11 May 2021
Ireland has lost a full decade in its rollout of Marine Protected Areas (MPAs), an Oireachtas Committee heard today.
Expert marine witnesses came before the Joint Oireachtas Committee on Climate Action (JOCCA) and warned that legislation to designate such areas was two years away amidst the ongoing push for offshore wind development.
Policy Officer for the Sustainable Water Network (SWAN) Ellen McMahon stressed that the marine environment is in a “completely degraded state and going on a downward trend in a lot of areas”.
The National Marine Planning Framework is facilitating that disparity and the impending Marine Planning and Development Bill will also contribute to it, she stressed.
MPAs are not included under the current Heads of Bill, but the Joint Oireachtas Committee on Housing, Local Government and Heritage did put forward recommendations to specifically designate MPAs through the Bill and to create interim protected areas in the meantime.
The Marine Planning Framework is Ireland’s first maritime spatial plan and is required under the EU Maritime Spatial Planning Directive which came into force in 2014.
Marine biodiversity restoration opportunities
Stephen Kavanagh of Native Oyster Reef Restoration Ireland (NORRI) also noted that the immediate coastal area of one to two kilometres from the shore is a vital nursing ground for marine biodiversity.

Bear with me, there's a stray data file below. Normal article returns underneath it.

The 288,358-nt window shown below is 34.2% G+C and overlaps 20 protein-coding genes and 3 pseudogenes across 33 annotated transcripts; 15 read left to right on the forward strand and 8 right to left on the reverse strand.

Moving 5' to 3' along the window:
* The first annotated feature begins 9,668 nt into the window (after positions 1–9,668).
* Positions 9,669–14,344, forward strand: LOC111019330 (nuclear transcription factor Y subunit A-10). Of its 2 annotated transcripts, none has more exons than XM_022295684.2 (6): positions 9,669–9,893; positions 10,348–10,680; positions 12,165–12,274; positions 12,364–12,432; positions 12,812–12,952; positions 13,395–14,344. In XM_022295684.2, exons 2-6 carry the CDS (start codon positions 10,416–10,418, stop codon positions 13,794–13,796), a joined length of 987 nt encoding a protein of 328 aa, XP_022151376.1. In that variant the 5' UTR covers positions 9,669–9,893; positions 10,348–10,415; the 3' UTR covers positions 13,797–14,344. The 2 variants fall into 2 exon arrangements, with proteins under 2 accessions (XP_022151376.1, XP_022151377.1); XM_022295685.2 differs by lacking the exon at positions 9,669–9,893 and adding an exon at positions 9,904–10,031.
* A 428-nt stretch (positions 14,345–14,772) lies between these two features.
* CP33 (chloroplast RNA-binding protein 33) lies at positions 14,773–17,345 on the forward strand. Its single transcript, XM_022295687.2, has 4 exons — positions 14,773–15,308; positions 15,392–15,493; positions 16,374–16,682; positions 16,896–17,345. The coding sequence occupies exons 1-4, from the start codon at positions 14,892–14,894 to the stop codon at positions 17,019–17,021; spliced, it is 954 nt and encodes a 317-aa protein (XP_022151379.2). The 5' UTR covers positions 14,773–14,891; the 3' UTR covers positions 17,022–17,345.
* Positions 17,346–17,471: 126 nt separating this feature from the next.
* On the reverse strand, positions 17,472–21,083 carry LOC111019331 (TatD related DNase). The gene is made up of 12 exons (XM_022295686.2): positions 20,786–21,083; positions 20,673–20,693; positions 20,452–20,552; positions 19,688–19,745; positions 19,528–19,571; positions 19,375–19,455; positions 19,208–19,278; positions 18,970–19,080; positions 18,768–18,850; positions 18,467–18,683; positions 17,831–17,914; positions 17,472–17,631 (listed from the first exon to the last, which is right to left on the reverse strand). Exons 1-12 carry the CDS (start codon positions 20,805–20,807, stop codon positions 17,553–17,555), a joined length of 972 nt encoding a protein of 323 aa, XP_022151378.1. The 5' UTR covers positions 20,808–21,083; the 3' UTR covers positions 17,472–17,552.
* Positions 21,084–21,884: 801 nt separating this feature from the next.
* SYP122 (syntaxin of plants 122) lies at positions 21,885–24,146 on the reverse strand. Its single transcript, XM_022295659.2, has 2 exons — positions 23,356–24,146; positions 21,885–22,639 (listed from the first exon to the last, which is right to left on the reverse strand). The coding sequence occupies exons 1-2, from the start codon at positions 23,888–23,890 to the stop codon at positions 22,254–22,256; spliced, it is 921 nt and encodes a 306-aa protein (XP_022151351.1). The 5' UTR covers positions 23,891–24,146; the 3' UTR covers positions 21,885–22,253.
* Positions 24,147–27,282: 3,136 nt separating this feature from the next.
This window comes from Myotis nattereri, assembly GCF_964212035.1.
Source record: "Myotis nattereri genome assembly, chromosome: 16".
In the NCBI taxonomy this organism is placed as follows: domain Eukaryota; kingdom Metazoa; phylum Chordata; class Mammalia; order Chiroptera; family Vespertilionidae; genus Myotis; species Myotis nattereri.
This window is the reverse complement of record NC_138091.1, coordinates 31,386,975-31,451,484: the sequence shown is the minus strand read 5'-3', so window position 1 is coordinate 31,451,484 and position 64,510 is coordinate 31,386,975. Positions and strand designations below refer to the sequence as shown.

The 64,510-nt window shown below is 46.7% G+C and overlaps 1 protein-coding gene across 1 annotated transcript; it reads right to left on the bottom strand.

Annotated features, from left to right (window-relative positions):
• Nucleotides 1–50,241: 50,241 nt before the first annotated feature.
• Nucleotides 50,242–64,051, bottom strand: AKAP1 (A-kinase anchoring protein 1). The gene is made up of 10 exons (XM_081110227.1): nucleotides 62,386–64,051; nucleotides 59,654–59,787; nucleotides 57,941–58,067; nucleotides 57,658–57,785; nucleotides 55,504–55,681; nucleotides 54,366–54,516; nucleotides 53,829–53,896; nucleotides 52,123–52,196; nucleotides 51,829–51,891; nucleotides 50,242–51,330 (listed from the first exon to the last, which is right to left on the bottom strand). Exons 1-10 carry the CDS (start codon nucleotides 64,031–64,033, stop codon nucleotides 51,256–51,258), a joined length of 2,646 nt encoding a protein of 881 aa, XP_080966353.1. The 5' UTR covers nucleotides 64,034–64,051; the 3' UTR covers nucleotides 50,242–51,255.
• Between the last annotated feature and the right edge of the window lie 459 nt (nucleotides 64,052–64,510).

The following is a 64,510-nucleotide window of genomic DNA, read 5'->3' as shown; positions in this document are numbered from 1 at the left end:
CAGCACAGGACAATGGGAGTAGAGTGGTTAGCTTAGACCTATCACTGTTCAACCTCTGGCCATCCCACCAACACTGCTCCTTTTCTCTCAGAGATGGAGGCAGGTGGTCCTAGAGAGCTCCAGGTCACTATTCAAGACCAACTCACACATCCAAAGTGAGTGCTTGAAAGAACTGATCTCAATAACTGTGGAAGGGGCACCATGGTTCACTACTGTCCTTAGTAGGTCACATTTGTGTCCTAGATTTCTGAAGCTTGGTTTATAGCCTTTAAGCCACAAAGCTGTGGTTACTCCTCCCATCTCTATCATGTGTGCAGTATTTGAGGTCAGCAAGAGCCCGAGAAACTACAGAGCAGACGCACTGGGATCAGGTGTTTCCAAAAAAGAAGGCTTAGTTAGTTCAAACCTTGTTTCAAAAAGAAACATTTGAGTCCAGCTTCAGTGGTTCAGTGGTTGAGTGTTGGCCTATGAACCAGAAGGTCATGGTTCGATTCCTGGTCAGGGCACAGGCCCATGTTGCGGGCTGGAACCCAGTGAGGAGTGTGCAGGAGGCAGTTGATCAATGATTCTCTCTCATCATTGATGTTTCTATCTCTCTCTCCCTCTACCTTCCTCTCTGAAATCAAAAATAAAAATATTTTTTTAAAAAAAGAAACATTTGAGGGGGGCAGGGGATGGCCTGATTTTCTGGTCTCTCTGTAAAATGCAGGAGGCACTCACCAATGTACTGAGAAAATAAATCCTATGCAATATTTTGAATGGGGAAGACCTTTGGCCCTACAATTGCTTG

Creating belts of seaweed in these areas would also greatly benefit fisheries and sustainable development, he said.
The Committee also heard that marine protection would generate job creation throughout the country, particularly in the area of research and development.
Any such restoration effort must see the fishing industry playing a central role in order to be effective, Mr. Kavanagh added.
To date, about 2.5 per cent of Irish waters are designated as Marine Protected Areas.
The current figure is considerably off the State’s target for last year, which was 10 per cent.
The Programme for Government aims to significantly ramp up MPA designation, and committed to reaching the 2020 target as soon as possible and then hit the second target of 30 per cent by the end of the decade “if possible”.